It was becoming apparent that Greater Manchester was being impacted far more than other areas of the country, sparking concern of the north-south divide deepening in schools.
Leaders described it as ‘the forgotten north’ – with parents and heads accusing the government of turning a blind eye to school closure chaos here.
This was made worse when mass testing was rolled out to schools in London as soon as cases began spiralling there.
With cases still rising, one education trust – Focus Trust – planned to close its schools early for Christmas, seven of which are in Greater Manchester.
But the government stepped in urging trust bosses to ‘review’ their decision saying it wanted to ‘avoid further disruption to education’.
Thousands of people also signed a petition calling for schools to shut early so that pupils and staff would have the chance to isolate for two weeks before meeting up with family or friends over the festive period.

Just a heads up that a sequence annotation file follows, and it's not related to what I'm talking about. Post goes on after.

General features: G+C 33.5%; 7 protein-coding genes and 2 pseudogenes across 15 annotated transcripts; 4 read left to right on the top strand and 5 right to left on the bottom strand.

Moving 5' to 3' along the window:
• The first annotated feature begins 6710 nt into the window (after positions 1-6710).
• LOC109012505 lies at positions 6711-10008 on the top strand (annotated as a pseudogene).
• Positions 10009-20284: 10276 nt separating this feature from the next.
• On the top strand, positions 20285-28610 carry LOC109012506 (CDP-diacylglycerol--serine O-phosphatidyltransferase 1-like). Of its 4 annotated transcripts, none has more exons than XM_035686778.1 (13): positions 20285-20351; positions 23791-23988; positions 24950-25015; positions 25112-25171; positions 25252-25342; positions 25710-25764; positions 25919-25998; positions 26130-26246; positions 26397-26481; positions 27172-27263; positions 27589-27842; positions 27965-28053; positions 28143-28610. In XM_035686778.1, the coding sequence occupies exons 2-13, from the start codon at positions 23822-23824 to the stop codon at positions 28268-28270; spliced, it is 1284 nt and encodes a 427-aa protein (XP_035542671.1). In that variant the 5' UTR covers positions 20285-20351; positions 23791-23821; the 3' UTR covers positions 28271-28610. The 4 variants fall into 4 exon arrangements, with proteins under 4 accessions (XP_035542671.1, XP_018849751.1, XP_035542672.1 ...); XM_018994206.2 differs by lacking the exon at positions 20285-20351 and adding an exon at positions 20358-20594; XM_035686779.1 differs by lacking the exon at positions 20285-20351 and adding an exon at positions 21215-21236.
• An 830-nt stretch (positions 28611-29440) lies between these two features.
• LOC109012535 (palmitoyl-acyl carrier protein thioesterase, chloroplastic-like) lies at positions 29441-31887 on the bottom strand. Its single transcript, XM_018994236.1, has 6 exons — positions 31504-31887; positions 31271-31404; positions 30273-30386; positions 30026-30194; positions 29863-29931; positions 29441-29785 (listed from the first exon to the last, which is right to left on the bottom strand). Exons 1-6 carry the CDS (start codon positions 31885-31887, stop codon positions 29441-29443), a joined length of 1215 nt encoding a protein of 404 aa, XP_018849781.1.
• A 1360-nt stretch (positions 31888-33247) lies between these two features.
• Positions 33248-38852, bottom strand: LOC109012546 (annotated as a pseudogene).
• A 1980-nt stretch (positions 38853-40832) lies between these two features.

The government later agreed that schools could have an inset day on December 18 to avoid staff having to deal with contact tracing over the festive break.
Mid December 2020
By the time children did break up for Christmas, we’d reported cases at more than 220 Greater Manchester schools since the beginning of the October break.
There were now plans being made to test secondary school and college staff with rapid weekly tests after the festive break and for all close contacts of any positive cases to be tested daily as an alternative to isolation.
Late December 2020
With fears growing over the new variant infecting children more easily, reports emerged of ministers considering plans to keep schools closed in January.
Greater Manchester’s public health leaders said they were keeping an open mind about school return date as they sought to learn more about the new strain.